Stock sell-off of chipmakers…Trump tweets on bank reports…Ford shedding 10% of salaried workforce
Resending to fix slug
NEW YORK (AP) – A sell-off in shares of chipmakers is pushing U.S. stocks lower in morning trading on Wall Street. Companies are taking steps to comply with the Trump administration’s decision to restrict technology sales to Chinese telecom giant Huawei (WAH’-way). About one-third of Huawei’s suppliers are American chipmakers, including Qualcomm and Broadcom. Both those stocks have been down more than 4% in early trading.
WASHINGTON (AP) – President Donald Trump tweeted today that he didn’t borrow from many banks because he “didn’t need the money,” not because they wouldn’t do business with him. The tweet appears to be in response to a New York Times report that Deutsche (DOY’-chuh) Bank anti-money- laundering specialists recommended that multiple transactions associated with Trump and his son-in-law, Jared Kushner, be flagged to federal authorities.
DETROIT (AP) – Ford is shedding 10 percent of its global salaried workforce by cutting 7,000 white-collar jobs when Ford’s major global restructuring ends in August. The company says the plan will save about $600 million per year by eliminating bureaucracy and increasing the number of workers reporting to each manager.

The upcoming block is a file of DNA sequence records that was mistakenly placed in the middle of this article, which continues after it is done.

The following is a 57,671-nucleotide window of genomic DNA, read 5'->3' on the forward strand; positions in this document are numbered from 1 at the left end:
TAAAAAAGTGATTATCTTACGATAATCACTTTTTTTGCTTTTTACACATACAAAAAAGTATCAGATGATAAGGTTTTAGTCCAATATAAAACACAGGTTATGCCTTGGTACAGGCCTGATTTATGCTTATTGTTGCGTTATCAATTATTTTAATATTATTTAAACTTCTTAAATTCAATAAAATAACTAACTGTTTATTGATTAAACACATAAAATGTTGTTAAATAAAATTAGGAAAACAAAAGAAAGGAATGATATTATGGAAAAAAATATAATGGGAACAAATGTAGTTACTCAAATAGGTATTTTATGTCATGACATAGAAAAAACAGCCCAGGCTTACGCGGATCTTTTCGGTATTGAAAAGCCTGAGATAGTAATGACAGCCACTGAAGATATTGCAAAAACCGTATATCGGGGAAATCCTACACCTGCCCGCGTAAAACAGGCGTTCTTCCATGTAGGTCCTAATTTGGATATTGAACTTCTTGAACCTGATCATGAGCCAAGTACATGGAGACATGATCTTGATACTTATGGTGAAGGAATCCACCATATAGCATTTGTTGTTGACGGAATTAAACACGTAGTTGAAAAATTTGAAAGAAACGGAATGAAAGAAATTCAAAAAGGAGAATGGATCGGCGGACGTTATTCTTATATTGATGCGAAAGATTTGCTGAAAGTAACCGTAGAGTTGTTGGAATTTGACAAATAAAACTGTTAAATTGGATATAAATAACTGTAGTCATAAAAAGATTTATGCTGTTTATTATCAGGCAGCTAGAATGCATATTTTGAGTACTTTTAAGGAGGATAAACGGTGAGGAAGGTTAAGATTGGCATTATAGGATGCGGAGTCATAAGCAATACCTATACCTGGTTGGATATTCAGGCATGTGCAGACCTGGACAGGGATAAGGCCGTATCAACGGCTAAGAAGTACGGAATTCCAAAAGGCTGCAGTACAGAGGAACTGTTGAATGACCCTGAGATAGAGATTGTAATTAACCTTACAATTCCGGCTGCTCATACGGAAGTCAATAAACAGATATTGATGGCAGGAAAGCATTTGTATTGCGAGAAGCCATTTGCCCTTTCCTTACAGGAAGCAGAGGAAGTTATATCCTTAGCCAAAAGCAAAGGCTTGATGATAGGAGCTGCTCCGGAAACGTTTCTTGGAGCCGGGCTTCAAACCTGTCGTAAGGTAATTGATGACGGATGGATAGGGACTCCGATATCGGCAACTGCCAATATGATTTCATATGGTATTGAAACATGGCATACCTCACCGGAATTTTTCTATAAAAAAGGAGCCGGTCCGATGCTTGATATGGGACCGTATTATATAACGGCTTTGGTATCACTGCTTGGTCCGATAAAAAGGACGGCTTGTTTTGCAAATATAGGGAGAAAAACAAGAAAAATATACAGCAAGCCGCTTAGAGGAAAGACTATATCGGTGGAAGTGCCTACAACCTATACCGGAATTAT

WASHINGTON (AP) – FCC Chairman Ajit Pai says he plans to recommend the agency approve the $26.5 billion merger of T-Mobile and Sprint. Pai says the combination will speed up 5G deployment in the U.S. and help bring faster broadband to rural Americans.
WASHINGTON (AP) – The Supreme Court is sending a dispute between drugmaker Merck and patients who used its bone-strengthening drug Fosamax back to a lower court. The high court ruled Monday that a lawsuit involving hundreds of people who sued alleging they were injured by Fosamax should go back to a lower court for further proceedings. The Fosamax users had argued that Merck had failed to provide adequate warnings on the drug’s label.